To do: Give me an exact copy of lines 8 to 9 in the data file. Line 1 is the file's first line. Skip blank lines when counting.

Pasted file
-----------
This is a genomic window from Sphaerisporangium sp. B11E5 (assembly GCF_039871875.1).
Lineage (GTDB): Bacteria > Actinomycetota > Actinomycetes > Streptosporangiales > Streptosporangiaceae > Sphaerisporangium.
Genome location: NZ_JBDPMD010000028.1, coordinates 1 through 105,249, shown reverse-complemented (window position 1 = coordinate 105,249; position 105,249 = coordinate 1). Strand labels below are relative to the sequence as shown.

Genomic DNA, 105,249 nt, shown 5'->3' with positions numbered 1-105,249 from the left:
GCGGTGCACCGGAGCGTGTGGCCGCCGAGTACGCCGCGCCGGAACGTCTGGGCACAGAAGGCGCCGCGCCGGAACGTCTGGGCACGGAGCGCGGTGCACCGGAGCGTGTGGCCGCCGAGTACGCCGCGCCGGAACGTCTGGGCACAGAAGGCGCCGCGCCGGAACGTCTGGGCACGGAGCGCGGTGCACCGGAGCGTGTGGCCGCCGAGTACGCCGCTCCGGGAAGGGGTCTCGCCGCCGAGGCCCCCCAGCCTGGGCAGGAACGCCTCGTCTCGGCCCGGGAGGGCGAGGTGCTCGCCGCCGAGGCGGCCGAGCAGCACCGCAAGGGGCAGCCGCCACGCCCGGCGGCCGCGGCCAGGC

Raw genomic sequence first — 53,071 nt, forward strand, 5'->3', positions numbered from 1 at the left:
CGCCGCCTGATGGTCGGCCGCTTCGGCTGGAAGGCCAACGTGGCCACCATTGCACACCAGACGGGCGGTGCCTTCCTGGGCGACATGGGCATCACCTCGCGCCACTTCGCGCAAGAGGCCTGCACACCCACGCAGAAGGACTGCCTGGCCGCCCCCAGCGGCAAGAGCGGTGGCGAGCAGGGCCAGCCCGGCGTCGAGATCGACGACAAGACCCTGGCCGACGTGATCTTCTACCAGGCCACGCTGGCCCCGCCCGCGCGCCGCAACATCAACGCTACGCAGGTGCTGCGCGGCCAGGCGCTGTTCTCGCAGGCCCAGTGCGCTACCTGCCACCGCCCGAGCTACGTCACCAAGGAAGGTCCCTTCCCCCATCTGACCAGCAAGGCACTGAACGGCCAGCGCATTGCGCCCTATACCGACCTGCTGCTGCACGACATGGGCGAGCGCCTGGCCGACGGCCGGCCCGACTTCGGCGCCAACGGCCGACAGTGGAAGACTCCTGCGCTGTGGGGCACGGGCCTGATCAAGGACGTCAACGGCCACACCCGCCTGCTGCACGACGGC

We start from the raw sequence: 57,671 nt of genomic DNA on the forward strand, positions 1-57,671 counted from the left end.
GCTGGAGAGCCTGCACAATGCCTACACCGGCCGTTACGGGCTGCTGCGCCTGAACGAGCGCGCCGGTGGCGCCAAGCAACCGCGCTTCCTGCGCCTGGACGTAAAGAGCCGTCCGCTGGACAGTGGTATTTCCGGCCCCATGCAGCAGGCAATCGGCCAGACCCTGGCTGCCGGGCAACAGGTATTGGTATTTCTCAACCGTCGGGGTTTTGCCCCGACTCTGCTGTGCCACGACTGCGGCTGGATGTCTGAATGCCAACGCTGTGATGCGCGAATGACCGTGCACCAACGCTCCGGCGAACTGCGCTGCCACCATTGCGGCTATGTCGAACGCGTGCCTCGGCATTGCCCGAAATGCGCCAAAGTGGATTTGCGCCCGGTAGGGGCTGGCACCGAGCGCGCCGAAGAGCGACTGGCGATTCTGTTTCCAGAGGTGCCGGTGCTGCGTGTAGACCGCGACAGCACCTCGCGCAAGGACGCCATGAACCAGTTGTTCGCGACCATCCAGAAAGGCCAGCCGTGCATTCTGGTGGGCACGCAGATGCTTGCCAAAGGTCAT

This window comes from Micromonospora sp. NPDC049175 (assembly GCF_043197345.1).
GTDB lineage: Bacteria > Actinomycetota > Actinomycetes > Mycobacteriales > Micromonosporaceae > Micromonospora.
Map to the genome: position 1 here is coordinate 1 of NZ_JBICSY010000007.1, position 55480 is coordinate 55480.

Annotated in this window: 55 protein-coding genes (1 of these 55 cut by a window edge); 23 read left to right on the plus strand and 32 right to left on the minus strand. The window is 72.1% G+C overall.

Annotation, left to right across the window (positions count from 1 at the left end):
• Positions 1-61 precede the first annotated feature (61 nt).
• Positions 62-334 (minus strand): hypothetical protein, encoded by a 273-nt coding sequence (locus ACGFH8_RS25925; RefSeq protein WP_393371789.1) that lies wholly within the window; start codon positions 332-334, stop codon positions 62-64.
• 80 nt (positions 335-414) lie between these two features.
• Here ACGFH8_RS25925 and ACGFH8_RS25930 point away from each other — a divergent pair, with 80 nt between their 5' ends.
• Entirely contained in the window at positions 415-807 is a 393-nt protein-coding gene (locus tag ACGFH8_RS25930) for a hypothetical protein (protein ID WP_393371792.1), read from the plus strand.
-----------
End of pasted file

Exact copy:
We start from the raw sequence: 57,671 nt of genomic DNA on the forward strand, positions 1-57,671 counted from the left end.
GCTGGAGAGCCTGCACAATGCCTACACCGGCCGTTACGGGCTGCTGCGCCTGAACGAGCGCGCCGGTGGCGCCAAGCAACCGCGCTTCCTGCGCCTGGACGTAAAGAGCCGTCCGCTGGACAGTGGTATTTCCGGCCCCATGCAGCAGGCAATCGGCCAGACCCTGGCTGCCGGGCAACAGGTATTGGTATTTCTCAACCGTCGGGGTTTTGCCCCGACTCTGCTGTGCCACGACTGCGGCTGGATGTCTGAATGCCAACGCTGTGATGCGCGAATGACCGTGCACCAACGCTCCGGCGAACTGCGCTGCCACCATTGCGGCTATGTCGAACGCGTGCCTCGGCATTGCCCGAAATGCGCCAAAGTGGATTTGCGCCCGGTAGGGGCTGGCACCGAGCGCGCCGAAGAGCGACTGGCGATTCTGTTTCCAGAGGTGCCGGTGCTGCGTGTAGACCGCGACAGCACCTCGCGCAAGGACGCCATGAACCAGTTGTTCGCGACCATCCAGAAAGGCCAGCCGTGCATTCTGGTGGGCACGCAGATGCTTGCCAAAGGTCAT